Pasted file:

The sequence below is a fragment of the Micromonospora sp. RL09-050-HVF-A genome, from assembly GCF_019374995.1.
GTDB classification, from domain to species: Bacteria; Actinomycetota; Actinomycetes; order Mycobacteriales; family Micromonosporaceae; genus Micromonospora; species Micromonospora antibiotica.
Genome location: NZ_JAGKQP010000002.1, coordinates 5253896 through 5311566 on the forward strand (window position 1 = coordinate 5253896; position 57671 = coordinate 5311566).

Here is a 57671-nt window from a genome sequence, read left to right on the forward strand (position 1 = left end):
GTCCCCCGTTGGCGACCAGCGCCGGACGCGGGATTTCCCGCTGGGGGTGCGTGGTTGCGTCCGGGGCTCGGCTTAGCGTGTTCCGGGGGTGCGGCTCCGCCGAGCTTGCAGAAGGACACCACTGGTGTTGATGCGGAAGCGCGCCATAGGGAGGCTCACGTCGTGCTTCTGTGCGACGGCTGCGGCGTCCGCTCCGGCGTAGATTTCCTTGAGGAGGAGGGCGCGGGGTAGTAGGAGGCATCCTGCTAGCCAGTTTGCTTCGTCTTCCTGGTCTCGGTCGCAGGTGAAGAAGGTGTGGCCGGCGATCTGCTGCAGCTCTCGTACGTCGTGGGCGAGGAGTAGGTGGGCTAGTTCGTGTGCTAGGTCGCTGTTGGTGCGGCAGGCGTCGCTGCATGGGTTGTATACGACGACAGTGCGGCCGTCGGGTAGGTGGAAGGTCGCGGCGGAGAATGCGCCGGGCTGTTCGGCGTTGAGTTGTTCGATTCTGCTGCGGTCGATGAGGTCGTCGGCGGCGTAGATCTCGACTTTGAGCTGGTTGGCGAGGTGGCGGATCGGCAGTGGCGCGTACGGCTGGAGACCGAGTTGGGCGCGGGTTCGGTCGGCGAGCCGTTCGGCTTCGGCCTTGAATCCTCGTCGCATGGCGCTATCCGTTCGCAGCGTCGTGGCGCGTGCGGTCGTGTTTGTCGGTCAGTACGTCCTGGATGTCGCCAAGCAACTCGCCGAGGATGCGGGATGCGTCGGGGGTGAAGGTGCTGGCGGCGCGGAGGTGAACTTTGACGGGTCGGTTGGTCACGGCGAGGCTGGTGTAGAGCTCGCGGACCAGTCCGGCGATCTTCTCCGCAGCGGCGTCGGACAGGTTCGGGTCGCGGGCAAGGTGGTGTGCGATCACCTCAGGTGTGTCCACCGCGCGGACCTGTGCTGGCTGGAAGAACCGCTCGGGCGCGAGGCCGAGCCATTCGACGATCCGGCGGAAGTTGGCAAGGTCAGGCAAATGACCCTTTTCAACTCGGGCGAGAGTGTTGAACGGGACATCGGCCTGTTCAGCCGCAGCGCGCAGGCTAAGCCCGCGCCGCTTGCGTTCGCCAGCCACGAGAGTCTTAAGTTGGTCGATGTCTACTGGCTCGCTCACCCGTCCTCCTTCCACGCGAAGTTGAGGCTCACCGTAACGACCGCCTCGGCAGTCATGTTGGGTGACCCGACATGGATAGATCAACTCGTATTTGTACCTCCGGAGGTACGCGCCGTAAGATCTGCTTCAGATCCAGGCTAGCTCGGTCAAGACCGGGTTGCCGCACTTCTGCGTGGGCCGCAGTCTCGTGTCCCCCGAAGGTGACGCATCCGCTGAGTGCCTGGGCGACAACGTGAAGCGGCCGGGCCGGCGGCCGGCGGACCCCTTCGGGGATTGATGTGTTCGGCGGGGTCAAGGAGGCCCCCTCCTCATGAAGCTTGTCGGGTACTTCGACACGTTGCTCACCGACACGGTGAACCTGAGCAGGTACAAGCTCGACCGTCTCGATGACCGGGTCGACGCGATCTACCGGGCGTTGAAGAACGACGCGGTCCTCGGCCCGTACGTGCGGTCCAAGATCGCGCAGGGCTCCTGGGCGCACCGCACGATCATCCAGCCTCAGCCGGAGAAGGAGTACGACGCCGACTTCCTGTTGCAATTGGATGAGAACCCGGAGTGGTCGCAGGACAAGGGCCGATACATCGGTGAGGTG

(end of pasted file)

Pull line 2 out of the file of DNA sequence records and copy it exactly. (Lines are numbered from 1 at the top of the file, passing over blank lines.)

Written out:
GTDB classification, from domain to species: Bacteria; Actinomycetota; Actinomycetes; order Mycobacteriales; family Micromonosporaceae; genus Micromonospora; species Micromonospora antibiotica.